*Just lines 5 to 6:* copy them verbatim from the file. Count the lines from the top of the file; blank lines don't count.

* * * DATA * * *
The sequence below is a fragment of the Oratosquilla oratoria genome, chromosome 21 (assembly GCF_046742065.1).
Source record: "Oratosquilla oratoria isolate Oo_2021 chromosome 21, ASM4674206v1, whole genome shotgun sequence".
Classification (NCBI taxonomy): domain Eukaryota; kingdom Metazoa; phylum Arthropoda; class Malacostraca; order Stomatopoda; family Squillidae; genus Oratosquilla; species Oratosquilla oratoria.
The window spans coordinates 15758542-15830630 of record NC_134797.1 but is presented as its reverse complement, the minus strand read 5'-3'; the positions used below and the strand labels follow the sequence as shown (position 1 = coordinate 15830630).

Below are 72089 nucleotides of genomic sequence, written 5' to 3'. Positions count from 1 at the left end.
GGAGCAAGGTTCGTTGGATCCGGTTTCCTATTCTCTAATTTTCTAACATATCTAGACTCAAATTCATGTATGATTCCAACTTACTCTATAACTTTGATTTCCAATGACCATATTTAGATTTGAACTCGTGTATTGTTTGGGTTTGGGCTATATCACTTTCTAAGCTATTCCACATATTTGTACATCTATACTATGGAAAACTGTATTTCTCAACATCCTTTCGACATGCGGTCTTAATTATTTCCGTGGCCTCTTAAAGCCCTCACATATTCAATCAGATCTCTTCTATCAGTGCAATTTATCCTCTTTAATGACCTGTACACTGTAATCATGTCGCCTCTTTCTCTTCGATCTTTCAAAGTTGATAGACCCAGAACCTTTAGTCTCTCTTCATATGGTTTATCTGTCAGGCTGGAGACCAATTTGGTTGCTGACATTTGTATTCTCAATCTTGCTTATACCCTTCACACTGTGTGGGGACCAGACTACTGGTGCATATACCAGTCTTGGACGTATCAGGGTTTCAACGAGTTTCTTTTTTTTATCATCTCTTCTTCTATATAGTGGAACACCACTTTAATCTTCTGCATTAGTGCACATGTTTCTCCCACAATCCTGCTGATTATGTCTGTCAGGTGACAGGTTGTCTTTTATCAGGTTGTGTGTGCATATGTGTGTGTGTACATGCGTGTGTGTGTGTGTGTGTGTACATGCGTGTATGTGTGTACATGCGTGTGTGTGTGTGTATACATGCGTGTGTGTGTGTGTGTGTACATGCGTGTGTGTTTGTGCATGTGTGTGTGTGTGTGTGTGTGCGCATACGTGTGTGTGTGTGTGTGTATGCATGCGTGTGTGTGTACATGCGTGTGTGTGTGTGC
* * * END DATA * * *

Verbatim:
Below are 72089 nucleotides of genomic sequence, written 5' to 3'. Positions count from 1 at the left end.
GGAGCAAGGTTCGTTGGATCCGGTTTCCTATTCTCTAATTTTCTAACATATCTAGACTCAAATTCATGTATGATTCCAACTTACTCTATAACTTTGATTTCCAATGACCATATTTAGATTTGAACTCGTGTATTGTTTGGGTTTGGGCTATATCACTTTCTAAGCTATTCCACATATTTGTACATCTATACTATGGAAAACTGTATTTCTCAACATCCTTTCGACATGCGGTCTTAATTATTTCCGTGGCCTCTTAAAGCCCTCACATATTCAATCAGATCTCTTCTATCAGTGCAATTTATCCTCTTTAATGACCTGTACACTGTAATCATGTCGCCTCTTTCTCTTCGATCTTTCAAAGTTGATAGACCCAGAACCTTTAGTCTCTCTTCATATGGTTTATCTGTCAGGCTGGAGACCAATTTGGTTGCTGACATTTGTATTCTCAATCTTGCTTATACCCTTCACACTGTGTGGGGACCAGACTACTGGTGCATATACCAGTCTTGGACGTATCAGGGTTTCAACGAGTTTCTTTTTTTTATCATCTCTTCTTCTATATAGTGGAACACCACTTTAATCTTCTGCATTAGTGCACATGTTTCTCCCACAATCCTGCTGATTATGTCTGTCAGGTGACAGGTTGTCTTTTATCAGGTTGTGTGTGCATATGTGTGTGTGTACATGCGTGTGTGTGTGTGTGTGTGTACATGCGTGTATGTGTGTACATGCGTGTGTGTGTGTGTATACATGCGTGTGTGTGTGTGTGTGTACATGCGTGTGTGTTTGTGCATGTGTGTGTGTGTGTGTGTGTGCGCATACGTGTGTGTGTGTGTGTGTATGCATGCGTGTGTGTGTACATGCGTGTGTGTGTGTGC